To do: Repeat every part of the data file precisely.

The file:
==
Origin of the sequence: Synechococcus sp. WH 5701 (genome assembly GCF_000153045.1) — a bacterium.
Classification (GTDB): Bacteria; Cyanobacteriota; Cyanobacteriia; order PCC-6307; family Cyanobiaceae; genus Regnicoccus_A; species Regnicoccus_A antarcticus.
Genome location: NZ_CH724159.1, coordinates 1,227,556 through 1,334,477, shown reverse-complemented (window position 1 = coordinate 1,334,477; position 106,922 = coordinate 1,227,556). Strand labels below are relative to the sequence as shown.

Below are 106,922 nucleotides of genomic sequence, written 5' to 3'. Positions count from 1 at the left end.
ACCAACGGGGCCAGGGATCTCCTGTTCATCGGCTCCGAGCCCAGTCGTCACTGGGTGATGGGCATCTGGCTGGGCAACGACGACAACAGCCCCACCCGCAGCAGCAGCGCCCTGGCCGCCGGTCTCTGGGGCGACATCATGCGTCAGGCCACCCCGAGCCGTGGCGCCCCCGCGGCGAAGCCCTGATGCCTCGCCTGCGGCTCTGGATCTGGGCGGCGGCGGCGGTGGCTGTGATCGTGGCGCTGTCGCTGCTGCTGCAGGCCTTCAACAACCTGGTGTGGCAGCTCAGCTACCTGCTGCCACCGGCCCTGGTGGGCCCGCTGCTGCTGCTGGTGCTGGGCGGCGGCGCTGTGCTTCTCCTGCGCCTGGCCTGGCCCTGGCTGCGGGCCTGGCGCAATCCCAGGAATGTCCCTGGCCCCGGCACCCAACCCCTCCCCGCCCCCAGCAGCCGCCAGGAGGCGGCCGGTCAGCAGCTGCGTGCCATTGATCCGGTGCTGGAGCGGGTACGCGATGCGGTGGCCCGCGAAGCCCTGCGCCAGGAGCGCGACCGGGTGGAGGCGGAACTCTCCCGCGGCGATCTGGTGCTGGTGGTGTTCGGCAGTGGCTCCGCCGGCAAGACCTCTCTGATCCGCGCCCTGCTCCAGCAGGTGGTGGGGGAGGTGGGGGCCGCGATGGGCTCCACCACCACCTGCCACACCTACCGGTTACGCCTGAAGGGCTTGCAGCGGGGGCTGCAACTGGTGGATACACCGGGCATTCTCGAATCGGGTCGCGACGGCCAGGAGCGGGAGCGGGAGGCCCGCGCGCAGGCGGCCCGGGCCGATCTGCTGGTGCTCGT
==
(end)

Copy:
Origin of the sequence: Synechococcus sp. WH 5701 (genome assembly GCF_000153045.1) — a bacterium.
Classification (GTDB): Bacteria; Cyanobacteriota; Cyanobacteriia; order PCC-6307; family Cyanobiaceae; genus Regnicoccus_A; species Regnicoccus_A antarcticus.
Genome location: NZ_CH724159.1, coordinates 1,227,556 through 1,334,477, shown reverse-complemented (window position 1 = coordinate 1,334,477; position 106,922 = coordinate 1,227,556). Strand labels below are relative to the sequence as shown.

Below are 106,922 nucleotides of genomic sequence, written 5' to 3'. Positions count from 1 at the left end.
ACCAACGGGGCCAGGGATCTCCTGTTCATCGGCTCCGAGCCCAGTCGTCACTGGGTGATGGGCATCTGGCTGGGCAACGACGACAACAGCCCCACCCGCAGCAGCAGCGCCCTGGCCGCCGGTCTCTGGGGCGACATCATGCGTCAGGCCACCCCGAGCCGTGGCGCCCCCGCGGCGAAGCCCTGATGCCTCGCCTGCGGCTCTGGATCTGGGCGGCGGCGGCGGTGGCTGTGATCGTGGCGCTGTCGCTGCTGCTGCAGGCCTTCAACAACCTGGTGTGGCAGCTCAGCTACCTGCTGCCACCGGCCCTGGTGGGCCCGCTGCTGCTGCTGGTGCTGGGCGGCGGCGCTGTGCTTCTCCTGCGCCTGGCCTGGCCCTGGCTGCGGGCCTGGCGCAATCCCAGGAATGTCCCTGGCCCCGGCACCCAACCCCTCCCCGCCCCCAGCAGCCGCCAGGAGGCGGCCGGTCAGCAGCTGCGTGCCATTGATCCGGTGCTGGAGCGGGTACGCGATGCGGTGGCCCGCGAAGCCCTGCGCCAGGAGCGCGACCGGGTGGAGGCGGAACTCTCCCGCGGCGATCTGGTGCTGGTGGTGTTCGGCAGTGGCTCCGCCGGCAAGACCTCTCTGATCCGCGCCCTGCTCCAGCAGGTGGTGGGGGAGGTGGGGGCCGCGATGGGCTCCACCACCACCTGCCACACCTACCGGTTACGCCTGAAGGGCTTGCAGCGGGGGCTGCAACTGGTGGATACACCGGGCATTCTCGAATCGGGTCGCGACGGCCAGGAGCGGGAGCGGGAGGCCCGCGCGCAGGCGGCCCGGGCCGATCTGCTGGTGCTCGT